humerus), dynamic hip screws, dynamic condylar screws, and specialized
locking plates where the screw head is threaded into the plate. These
are especially useful in osteoporotic bone.
Contouring internal fixation plates.
Internal fixation plates may be contoured to fit the bone before
application. Such contouring increases the bone-plate interface area so
that the loads normally carried by the bone can be transferred to the
plate by friction rather than pure shearing on the bone screws. To
contour a plate template, press the aluminum template of the proper
length against the bone, then bend the plate to match. Plate benders
may be handheld singular, handheld pliers, and table-mounted bending
presses. Locking plates in general should not be contoured, as the hole
configuration will be distorted.
The bending press
gets the most use because most contouring is two-dimensional. The anvil
is adjustable so that the handle can be used in the position with the
best control (near the end of its travel). The hand press
is used mainly for small plates, for plates with a semitubular cross
section, and reconstruction picks. There are three different anvils
(straight, convex, and concave) to prevent squashing of the semitubular
plates. The bending irons
are for applying twists and are most conveniently used when the jaws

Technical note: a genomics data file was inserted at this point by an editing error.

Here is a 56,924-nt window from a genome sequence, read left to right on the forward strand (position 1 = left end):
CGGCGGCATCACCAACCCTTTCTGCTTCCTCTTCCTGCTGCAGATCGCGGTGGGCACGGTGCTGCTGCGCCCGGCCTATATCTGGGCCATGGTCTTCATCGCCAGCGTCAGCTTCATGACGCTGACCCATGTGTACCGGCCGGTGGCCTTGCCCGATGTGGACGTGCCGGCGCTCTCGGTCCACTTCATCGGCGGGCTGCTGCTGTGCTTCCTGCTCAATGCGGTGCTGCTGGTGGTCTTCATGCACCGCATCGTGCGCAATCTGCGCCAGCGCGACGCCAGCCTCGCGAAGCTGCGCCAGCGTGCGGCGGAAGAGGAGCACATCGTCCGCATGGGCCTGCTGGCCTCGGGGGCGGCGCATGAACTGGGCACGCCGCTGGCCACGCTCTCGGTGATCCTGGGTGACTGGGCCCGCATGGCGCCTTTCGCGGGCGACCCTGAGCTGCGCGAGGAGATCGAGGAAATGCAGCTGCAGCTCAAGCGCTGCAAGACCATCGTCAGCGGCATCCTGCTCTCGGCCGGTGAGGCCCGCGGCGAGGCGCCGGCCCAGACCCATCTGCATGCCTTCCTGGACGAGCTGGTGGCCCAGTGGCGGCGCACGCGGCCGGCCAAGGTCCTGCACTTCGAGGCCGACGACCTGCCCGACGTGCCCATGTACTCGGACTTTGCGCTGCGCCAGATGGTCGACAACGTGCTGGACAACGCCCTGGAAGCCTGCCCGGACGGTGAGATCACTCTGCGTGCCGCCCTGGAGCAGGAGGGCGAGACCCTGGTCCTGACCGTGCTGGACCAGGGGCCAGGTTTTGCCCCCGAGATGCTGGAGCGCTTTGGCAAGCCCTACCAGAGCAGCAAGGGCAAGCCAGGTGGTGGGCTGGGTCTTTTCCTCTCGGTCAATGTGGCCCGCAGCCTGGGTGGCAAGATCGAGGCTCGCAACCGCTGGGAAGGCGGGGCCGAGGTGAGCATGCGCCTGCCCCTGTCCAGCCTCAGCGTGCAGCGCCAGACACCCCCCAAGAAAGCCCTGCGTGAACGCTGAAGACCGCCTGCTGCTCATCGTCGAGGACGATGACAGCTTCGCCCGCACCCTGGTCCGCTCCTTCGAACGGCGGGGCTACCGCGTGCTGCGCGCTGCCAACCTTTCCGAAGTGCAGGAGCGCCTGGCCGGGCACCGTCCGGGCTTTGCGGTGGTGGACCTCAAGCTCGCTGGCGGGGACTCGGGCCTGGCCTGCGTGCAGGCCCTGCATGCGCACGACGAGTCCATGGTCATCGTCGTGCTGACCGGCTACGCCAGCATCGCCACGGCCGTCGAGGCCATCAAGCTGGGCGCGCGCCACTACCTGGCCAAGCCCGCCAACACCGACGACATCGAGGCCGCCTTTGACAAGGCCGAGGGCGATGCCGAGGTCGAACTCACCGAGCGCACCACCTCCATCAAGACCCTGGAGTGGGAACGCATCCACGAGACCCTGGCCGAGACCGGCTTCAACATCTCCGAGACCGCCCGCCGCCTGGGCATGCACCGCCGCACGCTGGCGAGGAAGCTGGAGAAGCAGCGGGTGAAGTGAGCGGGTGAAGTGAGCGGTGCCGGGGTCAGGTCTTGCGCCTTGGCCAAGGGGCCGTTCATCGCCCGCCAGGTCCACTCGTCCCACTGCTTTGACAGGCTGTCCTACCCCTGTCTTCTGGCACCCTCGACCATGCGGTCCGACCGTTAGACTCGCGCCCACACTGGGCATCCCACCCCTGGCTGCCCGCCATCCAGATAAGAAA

are opened upward to prevent the plate from falling out and when the
handles are on the same side of the plate. Theoretically, uniform twist
occurs between the irons, so start with them at the ends of the desired
twist length. Once the twist is started, move the irons closer together
to get localized contours. DCPs are weakest through the holes, where
most of the twist occurs, so try to position the irons to prevent
excessive bends at any one hole. Use the press first because the plate
does not fit the anvil if the bending irons are used to twist
beforehand. LCDCPs have more uniform characteristics and do not bend at
the holes. Fig. 10-10 illustrates the three types of instruments.
Important guidelines in usage
Bend the plate to form a smooth, continuous contour.
Because the press causes a single, rather abrupt bend directly beneath
the plunger, a long continuous curve is best formed by several small
bends rather than a few sharp bends.
Avoid bends through screw holes
because they alter the shape of the countersunk surface of the hole so
that the screw does not seat properly. If a bend must be made through a
screw hole, go easy on the press handle because the plate is weaker at
a hole and less force is required to bend it.